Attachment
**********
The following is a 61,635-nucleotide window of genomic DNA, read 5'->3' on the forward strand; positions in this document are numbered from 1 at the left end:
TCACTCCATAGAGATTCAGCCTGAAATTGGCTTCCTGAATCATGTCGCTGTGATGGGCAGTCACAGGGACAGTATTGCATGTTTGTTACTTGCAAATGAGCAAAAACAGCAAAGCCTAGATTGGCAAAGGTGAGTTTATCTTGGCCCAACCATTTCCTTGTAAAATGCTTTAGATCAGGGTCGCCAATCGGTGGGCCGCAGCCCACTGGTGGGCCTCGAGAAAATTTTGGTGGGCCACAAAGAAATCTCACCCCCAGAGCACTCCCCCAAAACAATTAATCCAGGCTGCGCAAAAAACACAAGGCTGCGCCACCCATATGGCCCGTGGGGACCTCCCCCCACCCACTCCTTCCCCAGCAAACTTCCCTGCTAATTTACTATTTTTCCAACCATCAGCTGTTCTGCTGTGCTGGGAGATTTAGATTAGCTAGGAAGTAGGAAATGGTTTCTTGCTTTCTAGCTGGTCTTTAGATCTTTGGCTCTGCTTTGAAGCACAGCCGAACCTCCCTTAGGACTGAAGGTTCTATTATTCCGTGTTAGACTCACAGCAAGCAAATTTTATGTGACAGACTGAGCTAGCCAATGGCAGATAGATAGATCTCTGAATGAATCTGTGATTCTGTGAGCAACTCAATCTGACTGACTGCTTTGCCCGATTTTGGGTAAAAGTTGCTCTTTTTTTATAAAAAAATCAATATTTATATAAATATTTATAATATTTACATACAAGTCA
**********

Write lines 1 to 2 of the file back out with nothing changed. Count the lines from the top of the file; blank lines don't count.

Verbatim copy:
The following is a 61,635-nucleotide window of genomic DNA, read 5'->3' on the forward strand; positions in this document are numbered from 1 at the left end:
TCACTCCATAGAGATTCAGCCTGAAATTGGCTTCCTGAATCATGTCGCTGTGATGGGCAGTCACAGGGACAGTATTGCATGTTTGTTACTTGCAAATGAGCAAAAACAGCAAAGCCTAGATTGGCAAAGGTGAGTTTATCTTGGCCCAACCATTTCCTTGTAAAATGCTTTAGATCAGGGTCGCCAATCGGTGGGCCGCAGCCCACTGGTGGGCCTCGAGAAAATTTTGGTGGGCCACAAAGAAATCTCACCCCCAGAGCACTCCCCCAAAACAATTAATCCAGGCTGCGCAAAAAACACAAGGCTGCGCCACCCATATGGCCCGTGGGGACCTCCCCCCACCCACTCCTTCCCCAGCAAACTTCCCTGCTAATTTACTATTTTTCCAACCATCAGCTGTTCTGCTGTGCTGGGAGATTTAGATTAGCTAGGAAGTAGGAAATGGTTTCTTGCTTTCTAGCTGGTCTTTAGATCTTTGGCTCTGCTTTGAAGCACAGCCGAACCTCCCTTAGGACTGAAGGTTCTATTATTCCGTGTTAGACTCACAGCAAGCAAATTTTATGTGACAGACTGAGCTAGCCAATGGCAGATAGATAGATCTCTGAATGAATCTGTGATTCTGTGAGCAACTCAATCTGACTGACTGCTTTGCCCGATTTTGGGTAAAAGTTGCTCTTTTTTTATAAAAAAATCAATATTTATATAAATATTTATAATATTTACATACAAGTCA